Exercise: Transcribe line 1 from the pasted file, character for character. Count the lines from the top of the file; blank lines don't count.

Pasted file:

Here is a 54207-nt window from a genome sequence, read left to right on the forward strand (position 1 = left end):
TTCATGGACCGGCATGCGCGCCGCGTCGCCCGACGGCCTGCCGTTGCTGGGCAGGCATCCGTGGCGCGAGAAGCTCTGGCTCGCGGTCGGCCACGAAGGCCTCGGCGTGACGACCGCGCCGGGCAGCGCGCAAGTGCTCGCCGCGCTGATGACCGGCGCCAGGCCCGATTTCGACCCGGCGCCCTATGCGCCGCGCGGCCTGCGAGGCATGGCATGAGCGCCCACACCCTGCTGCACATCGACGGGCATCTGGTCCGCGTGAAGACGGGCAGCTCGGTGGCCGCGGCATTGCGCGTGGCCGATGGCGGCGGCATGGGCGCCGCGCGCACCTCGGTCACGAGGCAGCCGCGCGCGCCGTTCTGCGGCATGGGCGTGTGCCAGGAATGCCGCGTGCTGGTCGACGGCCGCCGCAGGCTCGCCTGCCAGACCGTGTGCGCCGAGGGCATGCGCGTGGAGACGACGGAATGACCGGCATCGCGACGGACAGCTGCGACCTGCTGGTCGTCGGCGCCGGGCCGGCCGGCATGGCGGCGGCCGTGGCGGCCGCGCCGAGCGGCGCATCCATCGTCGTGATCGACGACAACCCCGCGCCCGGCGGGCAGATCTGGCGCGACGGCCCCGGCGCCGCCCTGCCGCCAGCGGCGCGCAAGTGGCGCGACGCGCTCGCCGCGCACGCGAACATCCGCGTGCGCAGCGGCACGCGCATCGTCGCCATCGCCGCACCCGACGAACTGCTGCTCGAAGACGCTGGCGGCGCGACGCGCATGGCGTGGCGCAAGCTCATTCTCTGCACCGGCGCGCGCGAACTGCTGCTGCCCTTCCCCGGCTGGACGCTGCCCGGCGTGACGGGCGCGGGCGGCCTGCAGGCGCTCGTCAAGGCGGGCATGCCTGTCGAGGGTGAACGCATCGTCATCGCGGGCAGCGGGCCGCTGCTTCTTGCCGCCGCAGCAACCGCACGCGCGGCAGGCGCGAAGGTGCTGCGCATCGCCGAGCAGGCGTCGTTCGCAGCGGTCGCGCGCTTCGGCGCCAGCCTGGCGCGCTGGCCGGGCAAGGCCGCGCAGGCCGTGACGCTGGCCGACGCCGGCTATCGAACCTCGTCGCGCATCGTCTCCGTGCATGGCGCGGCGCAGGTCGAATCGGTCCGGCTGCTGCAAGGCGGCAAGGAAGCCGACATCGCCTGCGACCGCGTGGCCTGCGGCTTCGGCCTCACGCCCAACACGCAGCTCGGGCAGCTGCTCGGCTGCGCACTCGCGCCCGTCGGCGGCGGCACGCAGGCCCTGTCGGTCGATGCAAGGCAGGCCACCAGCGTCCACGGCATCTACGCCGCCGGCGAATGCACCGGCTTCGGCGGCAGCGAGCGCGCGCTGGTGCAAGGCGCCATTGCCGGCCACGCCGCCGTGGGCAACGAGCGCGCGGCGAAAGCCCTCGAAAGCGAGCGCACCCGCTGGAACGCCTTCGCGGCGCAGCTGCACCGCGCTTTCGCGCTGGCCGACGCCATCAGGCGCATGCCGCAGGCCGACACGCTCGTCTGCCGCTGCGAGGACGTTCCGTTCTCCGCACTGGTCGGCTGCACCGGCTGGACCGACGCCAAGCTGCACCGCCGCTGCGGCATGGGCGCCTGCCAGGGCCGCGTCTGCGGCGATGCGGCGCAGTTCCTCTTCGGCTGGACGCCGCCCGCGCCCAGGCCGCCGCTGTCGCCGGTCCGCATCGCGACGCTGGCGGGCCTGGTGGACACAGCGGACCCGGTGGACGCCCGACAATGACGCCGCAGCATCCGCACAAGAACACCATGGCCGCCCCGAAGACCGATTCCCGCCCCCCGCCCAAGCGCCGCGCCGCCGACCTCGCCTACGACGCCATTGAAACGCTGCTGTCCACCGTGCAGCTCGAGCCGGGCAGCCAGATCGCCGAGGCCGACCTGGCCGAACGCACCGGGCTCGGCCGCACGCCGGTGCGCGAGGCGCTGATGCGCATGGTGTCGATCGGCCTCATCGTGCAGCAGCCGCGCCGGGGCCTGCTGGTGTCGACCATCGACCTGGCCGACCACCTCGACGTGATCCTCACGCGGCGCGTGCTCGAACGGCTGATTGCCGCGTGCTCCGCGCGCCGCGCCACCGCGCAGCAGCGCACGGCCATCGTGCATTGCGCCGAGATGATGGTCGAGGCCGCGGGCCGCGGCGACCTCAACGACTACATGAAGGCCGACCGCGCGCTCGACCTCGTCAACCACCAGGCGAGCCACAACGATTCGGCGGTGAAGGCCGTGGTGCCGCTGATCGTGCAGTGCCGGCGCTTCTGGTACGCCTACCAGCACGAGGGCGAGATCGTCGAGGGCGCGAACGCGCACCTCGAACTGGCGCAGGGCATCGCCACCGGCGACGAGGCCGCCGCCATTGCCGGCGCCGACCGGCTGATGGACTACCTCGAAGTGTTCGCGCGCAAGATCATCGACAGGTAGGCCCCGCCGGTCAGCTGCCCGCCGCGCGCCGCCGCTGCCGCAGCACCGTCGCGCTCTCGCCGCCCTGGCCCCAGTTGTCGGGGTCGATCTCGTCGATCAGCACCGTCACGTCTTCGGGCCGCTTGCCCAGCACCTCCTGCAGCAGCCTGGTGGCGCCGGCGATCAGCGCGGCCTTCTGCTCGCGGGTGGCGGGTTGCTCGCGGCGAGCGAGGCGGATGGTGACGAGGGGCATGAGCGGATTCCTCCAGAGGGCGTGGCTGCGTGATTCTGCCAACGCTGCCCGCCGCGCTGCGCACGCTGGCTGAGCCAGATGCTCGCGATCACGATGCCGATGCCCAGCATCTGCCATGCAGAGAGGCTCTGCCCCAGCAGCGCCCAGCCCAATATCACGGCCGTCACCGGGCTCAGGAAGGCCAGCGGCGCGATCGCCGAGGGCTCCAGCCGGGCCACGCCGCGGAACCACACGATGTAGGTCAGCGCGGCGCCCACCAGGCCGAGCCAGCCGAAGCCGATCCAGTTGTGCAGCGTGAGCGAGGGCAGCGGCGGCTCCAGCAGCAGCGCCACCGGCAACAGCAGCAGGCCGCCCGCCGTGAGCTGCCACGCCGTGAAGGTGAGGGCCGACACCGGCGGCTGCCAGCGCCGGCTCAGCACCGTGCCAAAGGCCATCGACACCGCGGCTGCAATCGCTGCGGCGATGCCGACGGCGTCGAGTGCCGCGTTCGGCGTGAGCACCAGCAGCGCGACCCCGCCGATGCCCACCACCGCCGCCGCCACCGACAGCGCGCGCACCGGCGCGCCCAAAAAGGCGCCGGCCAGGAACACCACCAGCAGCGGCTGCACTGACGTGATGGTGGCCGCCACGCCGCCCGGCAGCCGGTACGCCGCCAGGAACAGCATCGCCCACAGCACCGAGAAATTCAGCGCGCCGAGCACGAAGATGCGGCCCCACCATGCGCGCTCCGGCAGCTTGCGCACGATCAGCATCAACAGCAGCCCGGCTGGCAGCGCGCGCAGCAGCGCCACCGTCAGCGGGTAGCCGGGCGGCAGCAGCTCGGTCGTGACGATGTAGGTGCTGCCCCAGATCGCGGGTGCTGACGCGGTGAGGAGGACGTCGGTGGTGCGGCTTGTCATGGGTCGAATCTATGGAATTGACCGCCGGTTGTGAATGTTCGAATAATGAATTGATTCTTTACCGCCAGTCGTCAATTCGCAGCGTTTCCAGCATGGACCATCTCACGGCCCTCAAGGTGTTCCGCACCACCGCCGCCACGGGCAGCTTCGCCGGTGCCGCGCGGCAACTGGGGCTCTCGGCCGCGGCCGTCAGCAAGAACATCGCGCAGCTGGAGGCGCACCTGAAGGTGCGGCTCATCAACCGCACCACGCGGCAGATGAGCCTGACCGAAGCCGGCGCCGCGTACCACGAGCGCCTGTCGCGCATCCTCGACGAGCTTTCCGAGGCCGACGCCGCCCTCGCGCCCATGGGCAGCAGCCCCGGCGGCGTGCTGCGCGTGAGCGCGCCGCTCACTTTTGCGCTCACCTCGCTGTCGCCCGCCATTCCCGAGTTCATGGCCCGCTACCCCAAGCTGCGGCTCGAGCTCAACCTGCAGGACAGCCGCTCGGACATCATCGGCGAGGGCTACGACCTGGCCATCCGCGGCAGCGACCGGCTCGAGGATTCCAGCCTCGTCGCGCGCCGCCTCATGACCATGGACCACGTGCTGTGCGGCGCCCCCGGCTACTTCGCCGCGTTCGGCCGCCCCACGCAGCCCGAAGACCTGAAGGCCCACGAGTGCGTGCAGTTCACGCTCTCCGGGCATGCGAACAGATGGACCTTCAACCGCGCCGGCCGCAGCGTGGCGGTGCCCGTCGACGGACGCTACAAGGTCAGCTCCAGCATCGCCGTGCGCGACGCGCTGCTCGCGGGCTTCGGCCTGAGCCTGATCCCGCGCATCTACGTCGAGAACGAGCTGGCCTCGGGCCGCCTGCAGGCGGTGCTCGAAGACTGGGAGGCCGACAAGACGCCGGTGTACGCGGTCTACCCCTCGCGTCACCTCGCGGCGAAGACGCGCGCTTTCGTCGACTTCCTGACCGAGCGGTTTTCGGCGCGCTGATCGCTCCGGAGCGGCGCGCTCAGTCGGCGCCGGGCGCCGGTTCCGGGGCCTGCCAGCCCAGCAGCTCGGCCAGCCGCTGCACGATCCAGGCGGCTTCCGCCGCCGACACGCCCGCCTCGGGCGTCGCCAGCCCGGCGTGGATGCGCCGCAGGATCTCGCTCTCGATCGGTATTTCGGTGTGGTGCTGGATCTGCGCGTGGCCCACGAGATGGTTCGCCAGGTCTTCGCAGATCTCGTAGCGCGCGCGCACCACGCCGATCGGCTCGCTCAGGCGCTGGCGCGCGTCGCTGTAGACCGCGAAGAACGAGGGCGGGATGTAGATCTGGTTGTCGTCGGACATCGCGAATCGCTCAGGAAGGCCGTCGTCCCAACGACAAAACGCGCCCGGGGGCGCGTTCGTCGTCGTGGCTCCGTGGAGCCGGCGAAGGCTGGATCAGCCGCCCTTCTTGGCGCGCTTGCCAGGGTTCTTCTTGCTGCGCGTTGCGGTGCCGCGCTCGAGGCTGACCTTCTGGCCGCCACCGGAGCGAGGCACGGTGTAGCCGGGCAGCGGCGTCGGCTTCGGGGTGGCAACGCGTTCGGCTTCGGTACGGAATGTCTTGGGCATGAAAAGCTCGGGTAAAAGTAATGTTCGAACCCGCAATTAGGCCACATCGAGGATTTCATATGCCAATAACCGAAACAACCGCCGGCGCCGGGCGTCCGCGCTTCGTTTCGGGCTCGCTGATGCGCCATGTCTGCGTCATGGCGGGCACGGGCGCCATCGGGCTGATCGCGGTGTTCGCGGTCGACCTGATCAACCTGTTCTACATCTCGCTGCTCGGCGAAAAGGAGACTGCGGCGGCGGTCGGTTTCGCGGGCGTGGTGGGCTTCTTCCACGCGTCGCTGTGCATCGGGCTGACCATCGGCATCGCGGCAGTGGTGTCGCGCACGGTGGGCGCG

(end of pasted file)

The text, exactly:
Here is a 54207-nt window from a genome sequence, read left to right on the forward strand (position 1 = left end):